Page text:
DEVELOPING LOCAL SUPPLIERS AND SMALL AND MEDIUM ENTERPRISES
|Tebogo Malusi, community developer, with Maggie Katong, office assistant, outside the Kumba business development centre in Kuruman, near Sishen mine.|
“We don’t just do it for Kumba: we do it because it’s the right thing to do.” So says Kenneth Kgomo, manager: governance and supply management, about the development of local suppliers and small and medium enterprises (SMEs) in the area of Kumba’s operations.
Kenneth continues: “We want a good footprint. Kumba views local communities as partners in business. Working together creates a thriving community and avoids a dependency syndrome. It increases employment opportunities and helps people achieve their goals.”
Furthermore, the policy of local procurement is recognised as being of strategic importance to Kumba, playing a key role in securing and maintaining the right to mine, creating efficiencies in the supply chain, and ensuring reliable access to supplies.
Developing local suppliers and SMEs is not without its problems. Chief among these is an absence of a skills base in the rural areas where Kumba’s operations are situated. Skills effectiveness may be measured on a matrix that includes both complexity and availability. Skills such as cleaning, bookkeeping and gardening are plentiful, but they are less so in the case of commodity suppliers.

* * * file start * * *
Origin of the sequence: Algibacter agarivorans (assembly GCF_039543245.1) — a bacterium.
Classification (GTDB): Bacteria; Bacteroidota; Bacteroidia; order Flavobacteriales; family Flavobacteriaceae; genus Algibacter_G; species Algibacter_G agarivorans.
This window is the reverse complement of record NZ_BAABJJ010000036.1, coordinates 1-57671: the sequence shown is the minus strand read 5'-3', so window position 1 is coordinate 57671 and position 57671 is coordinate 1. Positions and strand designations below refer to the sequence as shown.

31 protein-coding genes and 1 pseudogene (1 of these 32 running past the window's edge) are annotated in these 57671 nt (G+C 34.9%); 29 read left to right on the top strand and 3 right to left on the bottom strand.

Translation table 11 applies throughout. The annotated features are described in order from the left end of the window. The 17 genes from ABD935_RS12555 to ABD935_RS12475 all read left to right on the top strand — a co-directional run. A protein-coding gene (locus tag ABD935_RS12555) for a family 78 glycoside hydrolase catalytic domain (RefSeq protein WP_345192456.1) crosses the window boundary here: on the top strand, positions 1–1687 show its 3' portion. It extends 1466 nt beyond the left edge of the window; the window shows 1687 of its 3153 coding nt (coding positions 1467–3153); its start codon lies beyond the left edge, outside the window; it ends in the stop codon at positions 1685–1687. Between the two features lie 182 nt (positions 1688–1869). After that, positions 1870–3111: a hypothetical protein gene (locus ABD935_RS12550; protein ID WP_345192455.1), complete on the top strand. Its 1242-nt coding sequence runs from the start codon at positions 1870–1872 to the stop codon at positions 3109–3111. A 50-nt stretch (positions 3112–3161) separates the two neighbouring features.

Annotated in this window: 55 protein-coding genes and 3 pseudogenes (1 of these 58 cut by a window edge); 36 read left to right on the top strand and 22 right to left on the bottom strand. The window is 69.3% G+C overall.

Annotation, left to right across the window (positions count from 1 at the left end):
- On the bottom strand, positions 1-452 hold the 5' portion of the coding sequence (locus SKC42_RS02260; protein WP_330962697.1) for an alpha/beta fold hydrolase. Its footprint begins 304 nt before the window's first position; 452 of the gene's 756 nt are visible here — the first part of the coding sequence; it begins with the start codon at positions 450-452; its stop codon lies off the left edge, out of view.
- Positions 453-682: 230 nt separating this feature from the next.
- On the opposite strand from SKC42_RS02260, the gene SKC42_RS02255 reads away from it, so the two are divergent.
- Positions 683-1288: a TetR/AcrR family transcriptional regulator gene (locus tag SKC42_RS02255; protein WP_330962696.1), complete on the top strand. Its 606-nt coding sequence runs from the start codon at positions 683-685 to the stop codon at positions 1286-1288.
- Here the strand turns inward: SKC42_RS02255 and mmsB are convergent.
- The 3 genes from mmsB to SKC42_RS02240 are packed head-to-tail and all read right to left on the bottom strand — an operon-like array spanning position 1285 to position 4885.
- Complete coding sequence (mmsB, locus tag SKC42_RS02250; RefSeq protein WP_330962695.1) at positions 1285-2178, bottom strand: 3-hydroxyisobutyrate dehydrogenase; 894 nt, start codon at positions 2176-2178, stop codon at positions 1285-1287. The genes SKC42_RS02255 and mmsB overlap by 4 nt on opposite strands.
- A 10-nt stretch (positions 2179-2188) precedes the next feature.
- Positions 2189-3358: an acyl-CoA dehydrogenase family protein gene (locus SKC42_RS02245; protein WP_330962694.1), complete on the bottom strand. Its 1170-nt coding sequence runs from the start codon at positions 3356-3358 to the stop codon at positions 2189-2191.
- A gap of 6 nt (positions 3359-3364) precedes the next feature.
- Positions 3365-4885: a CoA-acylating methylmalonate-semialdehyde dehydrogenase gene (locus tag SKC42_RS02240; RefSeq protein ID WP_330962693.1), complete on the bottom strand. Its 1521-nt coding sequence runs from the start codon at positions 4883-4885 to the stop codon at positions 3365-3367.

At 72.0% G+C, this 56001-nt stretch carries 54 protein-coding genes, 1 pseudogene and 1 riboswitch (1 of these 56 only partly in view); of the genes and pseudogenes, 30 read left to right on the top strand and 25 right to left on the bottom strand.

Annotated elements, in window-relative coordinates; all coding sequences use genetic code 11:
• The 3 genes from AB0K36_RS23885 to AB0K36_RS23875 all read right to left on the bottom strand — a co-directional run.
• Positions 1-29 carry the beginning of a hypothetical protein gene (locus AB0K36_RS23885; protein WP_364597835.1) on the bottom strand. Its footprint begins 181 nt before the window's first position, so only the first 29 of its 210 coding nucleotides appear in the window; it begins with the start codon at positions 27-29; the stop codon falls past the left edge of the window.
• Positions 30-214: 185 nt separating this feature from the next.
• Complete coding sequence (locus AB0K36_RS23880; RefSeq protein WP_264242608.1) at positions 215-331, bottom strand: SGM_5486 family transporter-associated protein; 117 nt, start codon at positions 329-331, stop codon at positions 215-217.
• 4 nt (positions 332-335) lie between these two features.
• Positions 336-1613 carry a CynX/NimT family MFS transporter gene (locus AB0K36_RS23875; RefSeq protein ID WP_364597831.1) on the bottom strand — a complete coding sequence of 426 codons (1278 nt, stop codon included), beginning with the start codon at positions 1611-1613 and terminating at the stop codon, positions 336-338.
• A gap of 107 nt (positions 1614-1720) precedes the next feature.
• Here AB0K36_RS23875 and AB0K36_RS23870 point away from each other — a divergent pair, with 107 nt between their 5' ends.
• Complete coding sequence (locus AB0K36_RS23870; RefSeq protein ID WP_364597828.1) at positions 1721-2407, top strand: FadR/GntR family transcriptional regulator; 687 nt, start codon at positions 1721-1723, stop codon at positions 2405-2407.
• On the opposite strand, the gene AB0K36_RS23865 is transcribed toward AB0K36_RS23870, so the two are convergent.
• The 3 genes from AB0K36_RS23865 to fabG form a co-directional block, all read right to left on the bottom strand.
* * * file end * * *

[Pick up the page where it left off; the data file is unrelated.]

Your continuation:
Challenges lie in the fact that each mine’s social and community development (SCD) department is responsible for its own operation’s local economic and enterprise development, and for ensuring that the mine meets its social and labour plan (SLP) commitments. Much of Kumba’s development work, however, extends far beyond the scope of the various SLPs.
Kenneth says: “SCD departments close the gap between community and company. Their purpose is to bring about sustainable development and mutual benefits. Kumba employees involved in this work are passionate about and committed to the development of their local area.”
“ Kumba views local communities as partners in business. Working together creates a thriving community.”
|Kumba has a local procurement policy for all its operations which stipulates that targets must be established, set at a percentage of total spend and tracked on a monthly basis. By 2014, the Mining Charter has set targets for mining companies to procure 40% of capital requirements, 50% of consumables and 70% of services from black economic empowerment (BEE) suppliers. Currently, 59% of capital requirements, 45% of consumables and 44% of services are procured from these suppliers at Kumba.|
A preferential procurement and transformation committee has been established to encourage existing suppliers to transform, to track procurement performance against targets, to verify the BEE status of existing suppliers and remind them when certification expires, and to provide suppliers with relevant information.
There are many success stories in the area of local procurement, some of which are outlined below.